When they turned up at Saul’s Café I knew this wasn’t going to be one of my better days. The boy Whitey and his gimp, bold as brass only half as classy. Somewhere between here and wherever it is, the Gimp had got himself a nose full of Angel Delight, twitching and giggling, stroking the leatherette seats with his sticky fingers. Exploring the cracks.
“You remember the thing what went down last time,” said Whitey, squeezing in on the other side of the table, eyeing my breakfast, “That thing? You remember?”
The Gimp grinned, repeating the words over and over: “The thing, the thing, thethingthethingthething…” Whitey hit him with the ketchup bottle and the Gimp went back to picking at the seat.
“What if I do?”
“We’re doing it again.”
“Doon it again, doon it again.” Squeal and jitter.
“I swear to God,” I said, “If he starts in on his Good Ship Lollypop routine I’m going to pop him one.”
“Look,” Whitey gave my sausages the same kind of look dodgy priests give choirboys. “We’re doing it again – you want in?”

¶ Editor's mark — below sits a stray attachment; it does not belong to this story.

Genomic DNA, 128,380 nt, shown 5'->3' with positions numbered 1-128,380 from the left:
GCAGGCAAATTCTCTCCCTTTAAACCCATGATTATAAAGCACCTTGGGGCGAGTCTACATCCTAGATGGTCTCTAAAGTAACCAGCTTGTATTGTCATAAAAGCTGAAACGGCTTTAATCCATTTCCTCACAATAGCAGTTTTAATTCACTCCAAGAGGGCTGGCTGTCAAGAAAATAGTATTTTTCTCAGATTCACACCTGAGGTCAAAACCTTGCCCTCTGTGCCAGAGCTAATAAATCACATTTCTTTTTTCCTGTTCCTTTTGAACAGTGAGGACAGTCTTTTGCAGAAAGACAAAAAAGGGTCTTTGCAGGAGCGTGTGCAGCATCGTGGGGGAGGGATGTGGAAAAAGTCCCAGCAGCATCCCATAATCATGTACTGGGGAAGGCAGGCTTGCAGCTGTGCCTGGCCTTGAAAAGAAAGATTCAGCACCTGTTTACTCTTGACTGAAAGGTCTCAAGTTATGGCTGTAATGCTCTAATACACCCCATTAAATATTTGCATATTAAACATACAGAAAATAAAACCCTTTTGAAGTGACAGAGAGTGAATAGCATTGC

I’m not sure it’s a good idea, I told him. I’m going straight these days. Legit. Got my reputation to think of.
A banging at the front window and Whitey cringed, some doped-up freak was out there pressing his face against the glass, mouthing obscenities. Whitey forced a smile and waved. “I see yah, John, give us a minute, OK?” He shuddered, then leant across the table, dropping dandruff on my baked beans. “You see what I gotta deal with? You see the kinda people I got?”
“Peepil, peepil, peepil… it’s a nice trip to the candy shop – ”
“Seriously,” I said, “I’m going to pop him one!”
“Come on,” he tried fluttering his baby blues. It wasn’t pretty. “What’s the worst that could happen?”